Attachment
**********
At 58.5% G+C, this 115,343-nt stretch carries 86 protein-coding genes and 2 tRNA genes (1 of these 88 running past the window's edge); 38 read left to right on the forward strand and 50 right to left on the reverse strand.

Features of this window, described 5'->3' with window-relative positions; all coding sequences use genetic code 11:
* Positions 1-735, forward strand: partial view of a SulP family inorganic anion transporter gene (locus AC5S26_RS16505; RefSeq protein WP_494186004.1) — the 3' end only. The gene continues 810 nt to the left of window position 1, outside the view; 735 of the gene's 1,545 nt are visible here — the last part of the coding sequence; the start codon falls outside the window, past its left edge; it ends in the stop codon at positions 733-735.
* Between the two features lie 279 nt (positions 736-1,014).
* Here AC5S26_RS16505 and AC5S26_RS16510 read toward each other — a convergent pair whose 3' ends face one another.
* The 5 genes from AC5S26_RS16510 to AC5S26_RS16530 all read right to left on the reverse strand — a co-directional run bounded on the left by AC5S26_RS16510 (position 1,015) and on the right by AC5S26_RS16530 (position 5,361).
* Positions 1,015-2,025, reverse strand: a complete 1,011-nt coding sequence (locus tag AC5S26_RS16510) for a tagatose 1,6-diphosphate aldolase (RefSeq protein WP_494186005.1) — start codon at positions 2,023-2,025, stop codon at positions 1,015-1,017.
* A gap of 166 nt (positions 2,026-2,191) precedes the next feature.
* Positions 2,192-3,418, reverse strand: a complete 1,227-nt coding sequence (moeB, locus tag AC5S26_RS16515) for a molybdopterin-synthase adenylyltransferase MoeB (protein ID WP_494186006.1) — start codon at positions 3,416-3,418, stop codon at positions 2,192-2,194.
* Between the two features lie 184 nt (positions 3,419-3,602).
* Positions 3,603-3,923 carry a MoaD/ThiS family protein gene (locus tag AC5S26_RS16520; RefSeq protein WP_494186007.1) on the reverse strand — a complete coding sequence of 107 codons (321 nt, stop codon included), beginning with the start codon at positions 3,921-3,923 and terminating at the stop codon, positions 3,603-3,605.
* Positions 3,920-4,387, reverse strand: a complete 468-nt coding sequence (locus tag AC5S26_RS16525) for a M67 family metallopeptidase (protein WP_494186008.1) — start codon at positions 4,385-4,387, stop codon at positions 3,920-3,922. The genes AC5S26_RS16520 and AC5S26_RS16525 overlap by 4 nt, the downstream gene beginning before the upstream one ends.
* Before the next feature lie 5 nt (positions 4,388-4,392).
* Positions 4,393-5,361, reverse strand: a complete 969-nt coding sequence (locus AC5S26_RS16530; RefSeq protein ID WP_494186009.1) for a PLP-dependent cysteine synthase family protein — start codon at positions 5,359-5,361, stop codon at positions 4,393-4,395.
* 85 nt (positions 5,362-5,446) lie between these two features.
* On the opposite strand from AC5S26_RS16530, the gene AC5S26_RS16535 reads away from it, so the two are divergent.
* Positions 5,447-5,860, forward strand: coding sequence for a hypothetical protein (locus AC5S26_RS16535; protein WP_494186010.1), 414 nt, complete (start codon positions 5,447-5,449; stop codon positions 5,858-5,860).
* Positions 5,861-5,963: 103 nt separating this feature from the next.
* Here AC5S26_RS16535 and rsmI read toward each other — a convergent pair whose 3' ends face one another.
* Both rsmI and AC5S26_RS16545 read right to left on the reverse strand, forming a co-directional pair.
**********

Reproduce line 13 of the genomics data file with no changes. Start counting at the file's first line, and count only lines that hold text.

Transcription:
* Before the next feature lie 5 nt (positions 4,388-4,392).